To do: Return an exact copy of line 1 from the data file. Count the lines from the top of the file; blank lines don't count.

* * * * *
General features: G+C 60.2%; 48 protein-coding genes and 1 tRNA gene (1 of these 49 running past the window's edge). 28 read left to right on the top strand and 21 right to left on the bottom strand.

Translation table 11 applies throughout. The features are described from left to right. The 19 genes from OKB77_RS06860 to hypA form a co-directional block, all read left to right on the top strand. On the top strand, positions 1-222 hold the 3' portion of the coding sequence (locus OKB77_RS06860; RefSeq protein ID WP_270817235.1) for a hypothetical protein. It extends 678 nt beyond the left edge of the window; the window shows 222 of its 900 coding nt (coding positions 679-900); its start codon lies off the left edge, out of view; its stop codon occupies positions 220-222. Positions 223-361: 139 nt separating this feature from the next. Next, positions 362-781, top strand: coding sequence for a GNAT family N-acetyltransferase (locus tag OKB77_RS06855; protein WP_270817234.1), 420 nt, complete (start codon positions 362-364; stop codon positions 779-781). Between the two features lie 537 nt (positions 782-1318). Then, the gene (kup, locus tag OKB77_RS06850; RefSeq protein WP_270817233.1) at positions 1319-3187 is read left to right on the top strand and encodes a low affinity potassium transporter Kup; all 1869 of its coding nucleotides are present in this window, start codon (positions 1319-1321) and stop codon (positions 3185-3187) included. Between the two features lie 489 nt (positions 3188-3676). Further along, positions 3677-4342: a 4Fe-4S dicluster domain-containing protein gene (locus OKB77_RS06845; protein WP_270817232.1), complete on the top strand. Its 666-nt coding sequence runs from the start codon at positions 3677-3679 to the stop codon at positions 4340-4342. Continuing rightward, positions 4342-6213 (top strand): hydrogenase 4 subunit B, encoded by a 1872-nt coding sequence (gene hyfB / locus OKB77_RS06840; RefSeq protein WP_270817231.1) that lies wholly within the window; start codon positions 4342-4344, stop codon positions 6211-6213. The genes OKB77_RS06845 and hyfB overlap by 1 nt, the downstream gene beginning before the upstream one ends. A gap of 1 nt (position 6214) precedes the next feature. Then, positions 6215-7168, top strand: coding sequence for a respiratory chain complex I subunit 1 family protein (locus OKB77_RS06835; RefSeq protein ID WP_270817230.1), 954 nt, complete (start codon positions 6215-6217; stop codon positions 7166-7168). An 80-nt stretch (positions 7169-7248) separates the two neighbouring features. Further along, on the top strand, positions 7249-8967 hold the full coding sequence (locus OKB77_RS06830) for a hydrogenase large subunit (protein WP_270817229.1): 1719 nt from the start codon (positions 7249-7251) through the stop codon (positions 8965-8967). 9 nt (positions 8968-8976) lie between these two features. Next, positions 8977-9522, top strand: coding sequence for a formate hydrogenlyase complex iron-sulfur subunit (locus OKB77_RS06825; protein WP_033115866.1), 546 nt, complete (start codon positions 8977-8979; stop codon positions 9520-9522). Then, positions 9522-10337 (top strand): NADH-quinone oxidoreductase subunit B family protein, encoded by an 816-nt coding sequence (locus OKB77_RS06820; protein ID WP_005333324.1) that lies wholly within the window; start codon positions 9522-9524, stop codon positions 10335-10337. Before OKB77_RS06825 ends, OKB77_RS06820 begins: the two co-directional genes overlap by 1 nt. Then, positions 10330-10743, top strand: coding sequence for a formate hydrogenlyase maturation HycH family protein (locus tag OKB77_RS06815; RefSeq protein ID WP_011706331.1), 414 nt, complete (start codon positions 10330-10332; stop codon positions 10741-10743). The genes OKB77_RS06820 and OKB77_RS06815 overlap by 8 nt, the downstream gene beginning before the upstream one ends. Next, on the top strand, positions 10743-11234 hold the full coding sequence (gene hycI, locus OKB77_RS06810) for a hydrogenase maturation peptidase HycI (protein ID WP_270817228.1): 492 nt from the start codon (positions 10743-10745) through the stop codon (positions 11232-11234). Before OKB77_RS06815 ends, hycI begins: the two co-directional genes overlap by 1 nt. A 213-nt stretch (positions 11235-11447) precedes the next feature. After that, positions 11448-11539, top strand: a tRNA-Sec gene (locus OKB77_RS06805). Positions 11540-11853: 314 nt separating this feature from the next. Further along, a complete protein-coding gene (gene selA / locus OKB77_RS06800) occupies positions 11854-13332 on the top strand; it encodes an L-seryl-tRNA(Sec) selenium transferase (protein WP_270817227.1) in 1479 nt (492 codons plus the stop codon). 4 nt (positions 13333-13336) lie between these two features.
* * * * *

General features: G+C 60.2%; 48 protein-coding genes and 1 tRNA gene (1 of these 49 running past the window's edge). 28 read left to right on the top strand and 21 right to left on the bottom strand.